I think it’s widely accepted that both hypoglycemia and diabetes do or can have effects on your vision. But since we’ve proven that your vision changes throughout the day, the fact these diseases may cause short or long term vision problems is important. If these diseases cause short and long term vision changes, our blood sugar levels directly tie in to the way we see and how our brains function.
So by way of hypoglycemia, we know that your vision blurs if your blood sugar gets too low. Similarly, we know that your vision can blur if your blood sugar gets or stays too high for too long.
Here is how we trap people in diabetes or hypoglycemia with glasses:
You skip breakfast [which is not normal for you], and make it to the eye doctor a little late. You grab some coffee in the waiting room, and head on back to get your eyes checked.
You just signed up for a year of misery. Maybe a lifetime. The fact that your blood sugar will be lower than normal will affect your vision readings, and will cause your eye doctor to write a script stronger than you would’ve even needed beforehand. The caffeine has a similar effect. The biggest issue, though, is the part where if you wear your glasses or contacts all the time, you will never give your eyes [brain] a chance to find equilibrium again. Your vision will seem blurry when you make improvements, because your vision would differ from your prescription. So the anxious, blurry, person that walked into the eye doctor, will be your new normal. And this will snowball throughout the rest of your life.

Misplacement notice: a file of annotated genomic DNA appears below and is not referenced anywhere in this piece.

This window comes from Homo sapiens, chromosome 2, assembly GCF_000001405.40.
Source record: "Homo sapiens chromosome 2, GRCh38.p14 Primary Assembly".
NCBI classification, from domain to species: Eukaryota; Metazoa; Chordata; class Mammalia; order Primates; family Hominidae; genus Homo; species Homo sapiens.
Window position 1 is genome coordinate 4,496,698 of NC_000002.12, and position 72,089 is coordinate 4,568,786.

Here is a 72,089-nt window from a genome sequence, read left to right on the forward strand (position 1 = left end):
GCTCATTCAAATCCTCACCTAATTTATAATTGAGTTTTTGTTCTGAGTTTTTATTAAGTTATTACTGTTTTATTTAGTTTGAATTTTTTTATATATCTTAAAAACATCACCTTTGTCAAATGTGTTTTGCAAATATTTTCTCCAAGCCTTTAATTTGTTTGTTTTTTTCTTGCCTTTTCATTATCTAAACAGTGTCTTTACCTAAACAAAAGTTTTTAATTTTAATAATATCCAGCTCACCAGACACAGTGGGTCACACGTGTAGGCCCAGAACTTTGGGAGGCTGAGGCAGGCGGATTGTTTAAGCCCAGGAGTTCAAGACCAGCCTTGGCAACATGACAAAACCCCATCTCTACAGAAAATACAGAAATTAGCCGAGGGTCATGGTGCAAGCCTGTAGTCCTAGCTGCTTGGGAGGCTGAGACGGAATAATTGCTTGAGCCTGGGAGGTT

This trap causes mental and physical anxiety, hypertension, and all sorts of other problems we associate with getting old. It will effect your sleep. It will literally take your mind from you. Take control of your life. Take control of your mind. The eyes are the key.
Note: I am not saying that there are note true cases of diabetes and hypoglycemia outside of the scope of this post. Don’t do anything stupid.
Here’s a fun one. Think about this for a moment. You hear it all the time: heart disease is the number one killer in the country. Let’s assume that for a minute that it’s true. I have no idea one way or another. This “epidemic” causes us to go to the doctor where they begin to prescribe beta blockers, and a whole host of other meds to treat the heart, to make us live longer, and they are proven to work.
Here’s the problem: the side effects of these “miracle” drugs that prolong the human life, is that almost all of them have a side effect that includes dizziness, anxiety, or blurred vision. So If you’re a doc, and you’re treating high blood pressure, and you give a pill that lowers the blood pressure, your job is done. What you don’t realize is that you may have started a downward cycle that unravels the patient’s very existence as he knows it.
So for the “minor side effect,” the patient goes and gets glasses so he can see, or other stimulants to help battle the anxiety. Regardless, as the doctor, you prescribed medication for his heart that may be the neurological end of your patient. And the worse part of it: it is all attributed to “the general aging process.” Even if it is singled out as a side effect of the drug that you’re on. No one realizes that poor vision is a problem in and of itself. And no, glasses, contacts, and Lasik are not the solutions.
So maybe my heart only makes it to 70. I’m good with that. Please do not give me medication to prolong the life of my heart that let’s me live to 90 miserable as I lose my mind.